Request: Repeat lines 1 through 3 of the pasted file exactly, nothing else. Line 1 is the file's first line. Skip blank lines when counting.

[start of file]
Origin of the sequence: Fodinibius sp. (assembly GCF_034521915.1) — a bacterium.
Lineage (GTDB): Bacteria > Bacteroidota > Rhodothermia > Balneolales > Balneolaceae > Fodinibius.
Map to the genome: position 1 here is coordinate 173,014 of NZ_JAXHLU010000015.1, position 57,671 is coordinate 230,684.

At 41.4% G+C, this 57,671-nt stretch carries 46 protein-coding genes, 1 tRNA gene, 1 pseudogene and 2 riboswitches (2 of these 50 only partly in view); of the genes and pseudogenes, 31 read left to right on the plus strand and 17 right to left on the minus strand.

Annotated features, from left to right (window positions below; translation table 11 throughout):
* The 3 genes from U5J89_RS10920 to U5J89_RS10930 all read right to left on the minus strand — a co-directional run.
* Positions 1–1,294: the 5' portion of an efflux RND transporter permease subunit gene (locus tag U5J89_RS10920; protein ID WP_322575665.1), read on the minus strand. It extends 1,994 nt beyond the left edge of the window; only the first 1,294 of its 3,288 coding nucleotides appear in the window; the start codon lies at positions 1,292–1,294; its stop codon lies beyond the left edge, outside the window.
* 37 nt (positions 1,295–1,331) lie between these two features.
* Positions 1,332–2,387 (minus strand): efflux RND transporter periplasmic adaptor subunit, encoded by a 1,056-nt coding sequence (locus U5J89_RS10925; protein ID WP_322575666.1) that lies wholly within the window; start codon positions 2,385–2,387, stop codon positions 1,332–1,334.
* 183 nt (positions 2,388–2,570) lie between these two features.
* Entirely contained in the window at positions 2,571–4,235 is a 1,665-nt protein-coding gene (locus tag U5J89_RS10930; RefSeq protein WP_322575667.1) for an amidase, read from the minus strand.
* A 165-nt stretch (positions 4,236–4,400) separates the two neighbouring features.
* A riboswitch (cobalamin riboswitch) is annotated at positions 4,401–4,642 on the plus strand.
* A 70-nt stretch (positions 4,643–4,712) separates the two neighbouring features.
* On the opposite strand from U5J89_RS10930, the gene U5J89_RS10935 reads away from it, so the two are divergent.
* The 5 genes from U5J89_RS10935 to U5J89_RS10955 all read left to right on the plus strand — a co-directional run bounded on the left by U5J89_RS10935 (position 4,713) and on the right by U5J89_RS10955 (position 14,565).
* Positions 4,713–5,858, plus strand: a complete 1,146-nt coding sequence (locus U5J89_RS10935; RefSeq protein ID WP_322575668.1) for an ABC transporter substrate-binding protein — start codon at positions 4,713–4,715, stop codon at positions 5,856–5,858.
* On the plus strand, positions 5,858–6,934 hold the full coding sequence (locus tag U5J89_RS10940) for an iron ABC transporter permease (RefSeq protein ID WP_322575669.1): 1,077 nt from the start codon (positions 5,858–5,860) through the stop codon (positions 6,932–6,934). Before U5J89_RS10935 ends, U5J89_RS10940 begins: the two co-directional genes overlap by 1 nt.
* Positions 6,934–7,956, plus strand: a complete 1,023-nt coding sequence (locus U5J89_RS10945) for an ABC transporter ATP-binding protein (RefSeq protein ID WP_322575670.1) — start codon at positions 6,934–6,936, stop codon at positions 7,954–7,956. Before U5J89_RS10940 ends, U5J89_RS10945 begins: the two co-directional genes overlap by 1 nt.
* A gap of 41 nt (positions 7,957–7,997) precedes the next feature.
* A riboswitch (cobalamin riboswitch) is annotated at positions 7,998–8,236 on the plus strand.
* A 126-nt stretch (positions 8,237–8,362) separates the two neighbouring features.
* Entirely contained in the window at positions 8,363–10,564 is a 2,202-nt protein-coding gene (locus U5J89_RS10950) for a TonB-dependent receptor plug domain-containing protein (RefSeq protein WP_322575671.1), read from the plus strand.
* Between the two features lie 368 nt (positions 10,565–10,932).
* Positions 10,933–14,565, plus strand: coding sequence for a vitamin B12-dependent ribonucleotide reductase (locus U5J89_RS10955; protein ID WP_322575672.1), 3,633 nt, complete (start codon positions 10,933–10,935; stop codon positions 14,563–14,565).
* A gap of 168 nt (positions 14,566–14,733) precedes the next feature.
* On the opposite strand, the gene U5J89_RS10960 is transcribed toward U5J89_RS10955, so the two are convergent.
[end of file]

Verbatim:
Origin of the sequence: Fodinibius sp. (assembly GCF_034521915.1) — a bacterium.
Lineage (GTDB): Bacteria > Bacteroidota > Rhodothermia > Balneolales > Balneolaceae > Fodinibius.
Map to the genome: position 1 here is coordinate 173,014 of NZ_JAXHLU010000015.1, position 57,671 is coordinate 230,684.